Borderlands wildlife doesn’t need the National Guard

Protecting migratory corridors requires collaboration between neighboring nations.

 

Ron Pulliam
Gary Paul Nabhan
The writers are contributors to Writers on the Range, the opinion service of High Country News. Ron Pulliam has served as president of the Ecological Society of America and as director of the Resources Division of the U.S. Geological
Survey. Gary Paul Nabhan has served under both Republican and Democratic presidents on the National Park System Advisory Board, and has lived and worked in three border parks. They are both among the founders of the Borderlands Restoration Network, and live within 20 miles of the Mexican border.


Have you ever crossed a national boundary and realized that wildlife had crossed the very same line? We’ve frequently seen the evidence of such crossings, as both of us have lived and worked close to the international boundary with Mexico for much of the last four decades. From endangered pronghorn antelope to lesser long-nosed bats, rufous hummingbirds and monarch butterflies, itinerant species that routinely cross the border have thrilled us with their stunning presence.

These creatures and many others have long traveled migration routes that span hundreds or even thousands of miles. They deserve not only our respect but also our assistance in guaranteeing their safe passage.

A rufous hummingbird in Dana Point, California.

But their safe passage is not assured these days, because of the recent deployment of National Guard troops and talk of a trumped-up wall at the border. We recognize that public rancor and political debate are resetting the fate of both human “Dreamers,” those young people who are not yet citizens, and migrating wildlife. Our sympathies are with the Dreamers, and we also know that border security can be achieved without further impact on border wildlife.

Recently, some Westerners were surprised to learn of one conservation initiative that Interior Secretary Ryan Zinke was wise enough to support: the restoration of some trans-boundary wildlife corridors. Zinke has expressed interest in partnerships that protect migratory corridors for the large game animals of the Northern Plains of the United States and Canada.

Zinke should also consider the wild animals that migrate across our southern border, and how the proposed Trump wall and the National Guardsmen now being placed there are sure to harm this wildlife. Where we work in Arizona, unimpeded corridors are critical to maintaining viable populations of several of the federally listed mammals that Zinke is charged to protect.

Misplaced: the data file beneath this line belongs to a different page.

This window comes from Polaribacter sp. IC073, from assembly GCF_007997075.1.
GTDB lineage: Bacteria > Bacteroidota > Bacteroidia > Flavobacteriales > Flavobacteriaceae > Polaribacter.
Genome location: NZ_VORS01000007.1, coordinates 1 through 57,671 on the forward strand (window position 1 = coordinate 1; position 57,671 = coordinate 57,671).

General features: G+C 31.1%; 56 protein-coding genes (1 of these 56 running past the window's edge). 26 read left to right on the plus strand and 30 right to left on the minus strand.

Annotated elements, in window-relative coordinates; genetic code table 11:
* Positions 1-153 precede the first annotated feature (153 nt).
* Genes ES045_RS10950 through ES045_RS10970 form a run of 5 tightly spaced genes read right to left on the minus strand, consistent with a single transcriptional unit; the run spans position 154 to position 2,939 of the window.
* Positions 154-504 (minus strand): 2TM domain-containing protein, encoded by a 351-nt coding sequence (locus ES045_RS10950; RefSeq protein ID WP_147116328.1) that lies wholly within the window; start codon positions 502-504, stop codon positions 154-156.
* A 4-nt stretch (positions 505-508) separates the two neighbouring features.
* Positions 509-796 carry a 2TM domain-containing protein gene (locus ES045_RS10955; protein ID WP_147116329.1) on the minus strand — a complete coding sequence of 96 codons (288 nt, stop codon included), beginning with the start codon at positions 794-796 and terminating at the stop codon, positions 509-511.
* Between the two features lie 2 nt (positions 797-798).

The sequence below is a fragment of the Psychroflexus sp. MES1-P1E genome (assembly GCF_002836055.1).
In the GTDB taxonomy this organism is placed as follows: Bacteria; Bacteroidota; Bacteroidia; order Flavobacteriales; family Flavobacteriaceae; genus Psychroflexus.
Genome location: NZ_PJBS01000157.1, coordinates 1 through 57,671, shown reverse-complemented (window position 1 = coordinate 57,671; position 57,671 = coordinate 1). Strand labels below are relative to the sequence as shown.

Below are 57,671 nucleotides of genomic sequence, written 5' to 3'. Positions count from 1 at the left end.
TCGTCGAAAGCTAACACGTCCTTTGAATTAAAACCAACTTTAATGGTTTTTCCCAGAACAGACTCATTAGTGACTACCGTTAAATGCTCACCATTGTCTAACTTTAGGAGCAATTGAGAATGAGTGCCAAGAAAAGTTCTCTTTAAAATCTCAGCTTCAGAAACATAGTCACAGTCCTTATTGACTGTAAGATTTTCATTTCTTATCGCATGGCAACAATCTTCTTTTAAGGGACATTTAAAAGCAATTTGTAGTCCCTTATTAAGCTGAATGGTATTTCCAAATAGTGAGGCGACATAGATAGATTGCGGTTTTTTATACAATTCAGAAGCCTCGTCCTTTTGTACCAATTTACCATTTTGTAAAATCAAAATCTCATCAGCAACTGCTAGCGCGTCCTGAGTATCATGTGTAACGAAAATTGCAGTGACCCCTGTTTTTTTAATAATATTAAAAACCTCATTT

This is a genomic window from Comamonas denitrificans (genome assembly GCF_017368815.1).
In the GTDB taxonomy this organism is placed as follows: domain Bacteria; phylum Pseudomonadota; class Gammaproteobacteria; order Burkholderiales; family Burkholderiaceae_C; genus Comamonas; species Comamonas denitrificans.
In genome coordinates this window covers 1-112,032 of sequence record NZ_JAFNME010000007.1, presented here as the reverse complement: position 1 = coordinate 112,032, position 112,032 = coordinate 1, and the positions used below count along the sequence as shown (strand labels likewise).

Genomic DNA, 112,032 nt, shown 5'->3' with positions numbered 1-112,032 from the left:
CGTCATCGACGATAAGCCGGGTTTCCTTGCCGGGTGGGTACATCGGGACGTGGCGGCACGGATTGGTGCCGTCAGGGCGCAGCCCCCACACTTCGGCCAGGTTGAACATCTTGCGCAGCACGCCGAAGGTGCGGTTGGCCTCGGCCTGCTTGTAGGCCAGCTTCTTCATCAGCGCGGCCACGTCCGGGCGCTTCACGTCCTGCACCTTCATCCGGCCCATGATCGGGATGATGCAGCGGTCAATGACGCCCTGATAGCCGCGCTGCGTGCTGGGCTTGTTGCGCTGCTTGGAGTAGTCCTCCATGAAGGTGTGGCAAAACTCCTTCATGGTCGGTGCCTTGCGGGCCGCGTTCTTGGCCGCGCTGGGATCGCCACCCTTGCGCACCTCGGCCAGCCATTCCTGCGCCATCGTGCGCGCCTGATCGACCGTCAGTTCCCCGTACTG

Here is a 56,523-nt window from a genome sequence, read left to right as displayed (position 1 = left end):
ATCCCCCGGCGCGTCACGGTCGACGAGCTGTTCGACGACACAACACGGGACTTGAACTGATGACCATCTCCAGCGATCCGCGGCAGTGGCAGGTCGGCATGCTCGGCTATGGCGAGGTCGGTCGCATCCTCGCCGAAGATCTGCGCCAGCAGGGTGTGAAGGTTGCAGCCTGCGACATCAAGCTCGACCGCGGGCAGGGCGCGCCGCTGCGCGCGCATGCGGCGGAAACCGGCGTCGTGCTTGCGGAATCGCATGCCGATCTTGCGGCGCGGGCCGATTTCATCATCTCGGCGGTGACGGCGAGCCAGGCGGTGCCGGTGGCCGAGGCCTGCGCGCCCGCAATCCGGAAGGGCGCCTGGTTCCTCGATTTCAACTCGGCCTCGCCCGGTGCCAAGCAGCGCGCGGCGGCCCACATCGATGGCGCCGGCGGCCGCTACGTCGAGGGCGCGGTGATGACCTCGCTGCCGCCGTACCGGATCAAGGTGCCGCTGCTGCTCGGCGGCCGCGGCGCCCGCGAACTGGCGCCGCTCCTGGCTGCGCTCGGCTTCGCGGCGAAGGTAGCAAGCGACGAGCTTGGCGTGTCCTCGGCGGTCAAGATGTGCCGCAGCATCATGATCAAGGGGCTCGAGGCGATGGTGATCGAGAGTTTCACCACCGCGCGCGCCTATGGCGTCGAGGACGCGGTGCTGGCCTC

If the Trump wall is ever built, it will unnecessarily fragment trans-boundary wildlife corridors in ways that will profoundly affect pronghorn, bison and two deer species. It would also put at further risk jaguars, Mexican wolves, black bears and ocelots. Even if the wall is not built, we are concerned about the 338 members of the National Guard who are being deployed to the Arizona-Mexico border. That's nearly one soldier for every mile of our state’s southern line.

Unlike the Border Patrol, the National Guard is not given an in-depth orientation about issues relating to the Endangered Species Act, the Lacey Act or the American Antiquities Act. The result is that the National Guard is ill-equipped to take on any sensitive issues relating to species and environments unique to the Borderlands. As a result, they are more likely to break laws than to uphold them.

There are effective means to curtail human traffic across the border that do not disrupt wildlife movements. Most residents along the border know this. Zinke is already concerned about safe passage for certain wildlife species, mainly the big game animals that American hunters love to pursue. But bi-national restoration of wildlife corridors on both sides of the United States-Mexico line would sustain even more wildlife and also support much-needed livelihoods.

That’s why our nonprofit Borderlands Restoration Network has begun creating dozens of “green jobs” in these communities. By collaborating with ranchers and others, we are generating livelihoods and fostering strong collaborative efforts, both of which can provide positive deterrents to chaos at the border.

If Zinke’s goals are to benefit wildlife and restore the economy of the rural West, he would do well to learn more about the many success stories in southern Arizona. Wildlife migrations require true collaboration with our neighboring nations, both north and south. We invite Zinke to join us in this important effort.

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